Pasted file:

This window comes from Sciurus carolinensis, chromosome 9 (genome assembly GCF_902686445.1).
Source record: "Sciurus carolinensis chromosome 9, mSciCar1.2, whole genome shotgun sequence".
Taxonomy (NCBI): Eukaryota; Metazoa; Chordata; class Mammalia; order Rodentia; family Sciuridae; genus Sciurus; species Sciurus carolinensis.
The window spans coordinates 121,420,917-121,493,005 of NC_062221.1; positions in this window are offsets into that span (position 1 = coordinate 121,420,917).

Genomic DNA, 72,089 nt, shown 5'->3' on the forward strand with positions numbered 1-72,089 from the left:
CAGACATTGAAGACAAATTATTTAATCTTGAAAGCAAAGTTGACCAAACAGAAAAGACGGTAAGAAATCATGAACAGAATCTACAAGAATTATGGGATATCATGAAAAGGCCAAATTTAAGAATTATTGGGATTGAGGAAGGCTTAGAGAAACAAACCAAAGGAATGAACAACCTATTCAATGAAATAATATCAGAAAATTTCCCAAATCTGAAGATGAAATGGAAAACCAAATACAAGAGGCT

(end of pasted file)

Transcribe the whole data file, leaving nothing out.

This window comes from Sciurus carolinensis, chromosome 9 (genome assembly GCF_902686445.1).
Source record: "Sciurus carolinensis chromosome 9, mSciCar1.2, whole genome shotgun sequence".
Taxonomy (NCBI): Eukaryota; Metazoa; Chordata; class Mammalia; order Rodentia; family Sciuridae; genus Sciurus; species Sciurus carolinensis.
The window spans coordinates 121,420,917-121,493,005 of NC_062221.1; positions in this window are offsets into that span (position 1 = coordinate 121,420,917).

Genomic DNA, 72,089 nt, shown 5'->3' on the forward strand with positions numbered 1-72,089 from the left:
CAGACATTGAAGACAAATTATTTAATCTTGAAAGCAAAGTTGACCAAACAGAAAAGACGGTAAGAAATCATGAACAGAATCTACAAGAATTATGGGATATCATGAAAAGGCCAAATTTAAGAATTATTGGGATTGAGGAAGGCTTAGAGAAACAAACCAAAGGAATGAACAACCTATTCAATGAAATAATATCAGAAAATTTCCCAAATCTGAAGATGAAATGGAAAACCAAATACAAGAGGCT